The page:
Luawa chiefdom traces its origin to king called Ngobeh Yegovay. Ngobeh is believed to have migrated from present day Libera, and was a member of the Gbandi ethnic group. The Gbandis entered sierra leone quite long before the 19th century. The Lokos, who reside in the north of the country, are descendents of the Gbandis and today called “gbandimbe” by the Limba, who likely lived in the north before the Lokos arrived (Abraham, 2003, pg. 27) He established a village called Gbegelu. He was succeeded by a Kissi warrior named Kailondo. Kailondo was a powerful warrior, for whom the town of Kailahun is named, who conquored much of the surrounding area and held control over it during the mid 19th cenutry (Abraham, 2003, pg. 101). Kailondo is one of the few chiefs about whom colonial officials wrote in any detail. Alldridge, cited in Abraham (2003, pg. 85) wrote “Certainly he was one of the most intelligent chiefs I ever met; powerful and might man of war, but capable of understanding what was for the lasting interest of his people, and universally beloved for miles around.” Alldrige goes on to describe his reputation for being merciful to his enemies. He had in particular various conflicts with Ndawa a great Mende warrior of the time. Stories of the origin of Luawa can be found in Clarke (1957) and Hollins (1929). Kailondo signed a treaty with the British in 1890, which recognized him as ruler of Luawa. Kailondo’s authority collapsed shortly thereafter, as he suffered various attacks from different regions. Hollins (1929) and Clarke (1957) report that Kai died in what is today Guinea, but that his body was eventually moved to Mano Sewalu his birth place. Abraham (2003, pg. 104) reports differing accounts from other sources, and the interesting detail that twelve male slaves were sacrificed and buried with him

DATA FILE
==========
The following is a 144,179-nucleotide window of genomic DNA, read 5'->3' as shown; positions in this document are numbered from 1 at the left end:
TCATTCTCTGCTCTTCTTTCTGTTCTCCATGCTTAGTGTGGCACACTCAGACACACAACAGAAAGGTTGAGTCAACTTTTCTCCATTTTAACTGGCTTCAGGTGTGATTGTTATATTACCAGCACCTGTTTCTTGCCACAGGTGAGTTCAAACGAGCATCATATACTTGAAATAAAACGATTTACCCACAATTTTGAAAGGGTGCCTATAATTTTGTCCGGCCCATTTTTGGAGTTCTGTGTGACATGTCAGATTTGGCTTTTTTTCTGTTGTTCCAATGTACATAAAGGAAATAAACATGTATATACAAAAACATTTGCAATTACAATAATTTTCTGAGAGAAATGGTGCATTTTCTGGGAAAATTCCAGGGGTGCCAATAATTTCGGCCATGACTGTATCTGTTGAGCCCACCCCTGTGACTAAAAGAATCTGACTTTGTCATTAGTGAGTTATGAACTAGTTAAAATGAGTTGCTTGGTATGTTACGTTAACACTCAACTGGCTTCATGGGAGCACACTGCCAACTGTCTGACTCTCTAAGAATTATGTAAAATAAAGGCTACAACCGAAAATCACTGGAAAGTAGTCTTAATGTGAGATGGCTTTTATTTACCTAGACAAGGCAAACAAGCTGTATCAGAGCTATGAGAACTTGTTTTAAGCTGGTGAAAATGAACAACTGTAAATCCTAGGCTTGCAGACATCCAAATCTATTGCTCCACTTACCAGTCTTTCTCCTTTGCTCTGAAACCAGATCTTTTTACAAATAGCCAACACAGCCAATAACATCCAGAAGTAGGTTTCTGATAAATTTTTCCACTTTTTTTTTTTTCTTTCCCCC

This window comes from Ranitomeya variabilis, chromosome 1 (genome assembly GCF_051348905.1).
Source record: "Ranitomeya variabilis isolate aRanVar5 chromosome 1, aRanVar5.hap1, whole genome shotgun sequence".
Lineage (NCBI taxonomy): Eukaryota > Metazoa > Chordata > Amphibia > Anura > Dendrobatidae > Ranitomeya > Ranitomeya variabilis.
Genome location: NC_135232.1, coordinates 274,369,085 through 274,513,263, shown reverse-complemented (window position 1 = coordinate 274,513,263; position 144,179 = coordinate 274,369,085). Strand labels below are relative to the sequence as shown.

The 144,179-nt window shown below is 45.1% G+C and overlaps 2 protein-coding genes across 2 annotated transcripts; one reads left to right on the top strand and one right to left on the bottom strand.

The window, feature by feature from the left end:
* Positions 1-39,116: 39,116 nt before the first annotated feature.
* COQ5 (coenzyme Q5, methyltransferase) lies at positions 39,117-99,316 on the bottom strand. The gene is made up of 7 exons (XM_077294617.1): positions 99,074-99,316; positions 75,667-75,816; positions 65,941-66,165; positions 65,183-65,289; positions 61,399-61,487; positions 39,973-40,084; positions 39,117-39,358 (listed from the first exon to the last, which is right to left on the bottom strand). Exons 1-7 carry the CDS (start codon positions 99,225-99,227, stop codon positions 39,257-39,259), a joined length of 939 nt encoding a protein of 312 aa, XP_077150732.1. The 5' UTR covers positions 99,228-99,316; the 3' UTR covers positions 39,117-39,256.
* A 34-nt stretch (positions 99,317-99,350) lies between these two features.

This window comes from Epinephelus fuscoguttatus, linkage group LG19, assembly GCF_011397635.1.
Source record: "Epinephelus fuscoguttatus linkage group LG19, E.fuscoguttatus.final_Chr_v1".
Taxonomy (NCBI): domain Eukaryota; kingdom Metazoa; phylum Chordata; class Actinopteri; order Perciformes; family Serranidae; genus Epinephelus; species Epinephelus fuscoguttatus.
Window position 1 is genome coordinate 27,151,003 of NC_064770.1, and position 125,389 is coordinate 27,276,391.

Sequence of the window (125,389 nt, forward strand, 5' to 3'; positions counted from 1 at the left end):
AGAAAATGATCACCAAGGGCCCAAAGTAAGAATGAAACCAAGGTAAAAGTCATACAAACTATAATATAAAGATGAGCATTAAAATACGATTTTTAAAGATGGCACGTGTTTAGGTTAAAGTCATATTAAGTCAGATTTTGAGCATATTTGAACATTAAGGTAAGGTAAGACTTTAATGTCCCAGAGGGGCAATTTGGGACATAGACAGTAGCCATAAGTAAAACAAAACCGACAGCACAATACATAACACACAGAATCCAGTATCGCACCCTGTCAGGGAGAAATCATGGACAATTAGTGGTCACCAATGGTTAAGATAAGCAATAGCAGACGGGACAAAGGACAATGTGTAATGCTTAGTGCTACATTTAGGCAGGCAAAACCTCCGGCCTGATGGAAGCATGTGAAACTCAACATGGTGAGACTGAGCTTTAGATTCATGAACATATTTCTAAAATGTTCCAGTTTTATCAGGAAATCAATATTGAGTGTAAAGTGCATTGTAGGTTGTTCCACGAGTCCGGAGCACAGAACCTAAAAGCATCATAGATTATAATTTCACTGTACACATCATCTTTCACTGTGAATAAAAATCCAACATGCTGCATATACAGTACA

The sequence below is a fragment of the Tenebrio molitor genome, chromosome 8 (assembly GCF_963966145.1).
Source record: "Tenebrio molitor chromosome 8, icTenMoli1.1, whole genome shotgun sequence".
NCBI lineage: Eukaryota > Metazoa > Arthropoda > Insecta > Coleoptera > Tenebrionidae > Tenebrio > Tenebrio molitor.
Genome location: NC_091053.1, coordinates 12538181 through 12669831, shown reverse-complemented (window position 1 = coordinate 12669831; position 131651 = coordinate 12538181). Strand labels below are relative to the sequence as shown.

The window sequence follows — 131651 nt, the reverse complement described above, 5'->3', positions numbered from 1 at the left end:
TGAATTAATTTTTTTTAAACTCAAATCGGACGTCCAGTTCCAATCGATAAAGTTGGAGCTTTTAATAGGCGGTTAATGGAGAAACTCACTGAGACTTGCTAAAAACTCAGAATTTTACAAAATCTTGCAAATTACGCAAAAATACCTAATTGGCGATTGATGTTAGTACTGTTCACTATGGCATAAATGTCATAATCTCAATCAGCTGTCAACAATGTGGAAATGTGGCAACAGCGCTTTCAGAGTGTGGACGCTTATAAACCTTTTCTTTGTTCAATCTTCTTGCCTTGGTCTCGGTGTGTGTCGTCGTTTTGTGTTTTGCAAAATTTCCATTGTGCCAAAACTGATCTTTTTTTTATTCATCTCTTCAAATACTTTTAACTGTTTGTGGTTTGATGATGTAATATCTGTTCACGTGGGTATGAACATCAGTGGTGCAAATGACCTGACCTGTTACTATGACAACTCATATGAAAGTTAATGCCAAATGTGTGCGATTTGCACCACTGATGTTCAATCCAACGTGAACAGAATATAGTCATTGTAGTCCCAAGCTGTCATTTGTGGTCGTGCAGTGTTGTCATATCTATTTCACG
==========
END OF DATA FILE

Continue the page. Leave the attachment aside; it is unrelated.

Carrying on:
The current chief is Mohamed Sama-Kailondo Banya, a Mende elected in 2003. The chief during the war Sama Gbalahun Kailondo Banya died of natural causes in 1996.
Kailondo Banya - This house is the lineage of Kai Londo, and has its headquarters in Mofindor village.
Kpundeh - This house is the lineage of Bokarie Kpundeh, who local historians recall to be the first Paramount Chief to be recognized some years after Kai Londo’s death. They trace their origin to the Gbandi of Liberia as well, and have their headquarters in Luawa Ngiuhun. 48 Colonial records from 1899 also list another chief, Fa Bundu, who was reported to be a successor to Kailondo and fiercely loyal to the colonial government. Later, in 1912, Bokarie Kpundeh is listed as chief, and described as “formerly a bad character, but, having been banished to Koinadugu for three years, has now returned, and shows signs of being a very good chief,” a reference indeed to his loyalty to the government, which likely punished him for rebelliousness during Fa Bundu’s reign. It is unclear which lineage Fa Bundu himself came from
Ngobeh - This ruling house is the lineage of Ngobeh Yegovay, who was believed to be one of the original Gbandi migrants. One of their line took the chieftaincy after Kpundeh’s death in 1915. Their headquarters is Sakima village